The New York Times has just raised the bar, really high, for digital storytelling with the publishing of “Snow Fall: Avalanche at Tunnel Creek.” Beyond the fact that this is a beautiful experience, well written story and seamless integration of multiple technologies this story has far reaching implications. Here are the three that are most important:
1. Maturity of the web. This marks a clear step forward for the web owning its own identity. It emphatically says, “the web is MORE than just print digitized.”
2. Long form content can be successful. When you make great content, regardless of length, people will consume it. We’ve already seen this time and again with the popularity of TED talks. I’m looking at this as the first step to slowing our web consumption down.
3. A move away from CMS only. The only way this story can be created is by moving outside of the current CMS for the NYT. This is important because it’s marking an increasing understanding and willingness to create custom content and then create an experience appropriate for that content as opposed to the standard, “just fit into the CM” way it’s done now.
What makes this experience so great? It’s a well written, engaging story told in six parts that seamlessly integrates video, slide shows, functionality and motion graphics. None of it seems forced. Nothing feels like an afterthought. It all works together to create an immersive experience that gives the reader the ability to choose how surface or deep they want to go into the story.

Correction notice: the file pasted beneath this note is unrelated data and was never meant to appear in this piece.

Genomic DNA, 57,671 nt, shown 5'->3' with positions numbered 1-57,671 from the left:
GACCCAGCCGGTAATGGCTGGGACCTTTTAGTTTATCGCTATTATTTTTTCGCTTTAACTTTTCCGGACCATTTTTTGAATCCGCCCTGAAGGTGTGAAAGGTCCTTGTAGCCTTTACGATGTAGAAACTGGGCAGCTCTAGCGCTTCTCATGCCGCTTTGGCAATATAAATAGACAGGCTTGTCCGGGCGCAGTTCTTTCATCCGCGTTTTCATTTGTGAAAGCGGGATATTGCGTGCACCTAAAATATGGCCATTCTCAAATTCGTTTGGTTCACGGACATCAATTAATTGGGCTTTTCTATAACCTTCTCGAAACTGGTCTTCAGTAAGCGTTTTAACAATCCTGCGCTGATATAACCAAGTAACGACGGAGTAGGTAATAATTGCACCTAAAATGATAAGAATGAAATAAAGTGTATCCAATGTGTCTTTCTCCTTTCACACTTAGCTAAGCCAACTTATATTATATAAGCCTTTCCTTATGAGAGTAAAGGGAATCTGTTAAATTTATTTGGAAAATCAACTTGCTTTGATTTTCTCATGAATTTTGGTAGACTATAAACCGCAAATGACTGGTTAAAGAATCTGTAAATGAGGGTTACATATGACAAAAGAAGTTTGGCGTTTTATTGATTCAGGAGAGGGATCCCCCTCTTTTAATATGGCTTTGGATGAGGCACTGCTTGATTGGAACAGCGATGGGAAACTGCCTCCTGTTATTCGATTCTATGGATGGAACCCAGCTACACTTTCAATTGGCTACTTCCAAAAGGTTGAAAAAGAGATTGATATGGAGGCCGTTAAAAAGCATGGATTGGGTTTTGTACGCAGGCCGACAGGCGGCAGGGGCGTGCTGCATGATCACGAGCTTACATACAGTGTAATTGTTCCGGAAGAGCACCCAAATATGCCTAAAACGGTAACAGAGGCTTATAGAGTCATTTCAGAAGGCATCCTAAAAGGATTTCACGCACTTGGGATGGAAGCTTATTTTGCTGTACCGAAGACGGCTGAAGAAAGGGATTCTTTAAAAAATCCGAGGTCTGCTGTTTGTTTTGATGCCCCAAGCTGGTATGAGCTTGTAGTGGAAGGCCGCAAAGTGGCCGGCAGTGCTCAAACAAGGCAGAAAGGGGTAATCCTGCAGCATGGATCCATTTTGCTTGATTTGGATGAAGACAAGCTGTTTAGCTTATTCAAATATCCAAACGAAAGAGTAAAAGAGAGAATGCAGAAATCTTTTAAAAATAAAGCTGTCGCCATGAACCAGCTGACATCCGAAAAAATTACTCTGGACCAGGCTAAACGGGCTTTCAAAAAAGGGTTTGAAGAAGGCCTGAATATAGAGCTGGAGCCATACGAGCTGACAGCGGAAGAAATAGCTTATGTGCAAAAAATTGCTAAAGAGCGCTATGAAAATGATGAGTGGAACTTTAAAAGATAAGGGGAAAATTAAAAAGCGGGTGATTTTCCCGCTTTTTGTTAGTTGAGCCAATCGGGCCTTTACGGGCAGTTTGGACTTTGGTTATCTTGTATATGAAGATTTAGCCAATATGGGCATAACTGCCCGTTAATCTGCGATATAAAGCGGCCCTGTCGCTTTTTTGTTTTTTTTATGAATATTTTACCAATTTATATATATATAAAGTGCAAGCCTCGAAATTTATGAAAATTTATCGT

Here are some screen grabs from the story.
Inline video: Hear the story in their own words or just keep reading it’s up to you. Either way, the video is integrated brilliantly into the text. I also like the person name being highlighted in the text as an additional cue that there is something interactive to experience.
Motion graphics: Here is the first use of motion graphics with a beautiful and smooth 3D fly through of the mountain range allowing the reading to get familiar with the ski resort and the back country where the avalanche happened.
Inline slideshows: Character development is important piece of any good story. Here, the use of slide shows is perfect to get a more intimate knowledge and connection with the main characters of the story. Again, the names in the text are highlighted as an additional cue that there is something interactive to experience.
And, that’s only on the first page of six!
For a deeper dive into the thinking behind getting something like this done and what it might mean for storytelling on the web, here is a great article/interview with the Graphics Director Steve Duenes and Deputy Director, Digital Design Andrew Kueneman from NYT on the Atlantic.
So, what does all this mean for creative firms like us? To me, it’s presents an exciting opportunity to tell stories and communicate ideas in engaging and powerful ways. It also means educating our clients on the benefits of creating stories like this. We started to do it with Access Effect stories but, as you can see, there is A LOT more that can be done!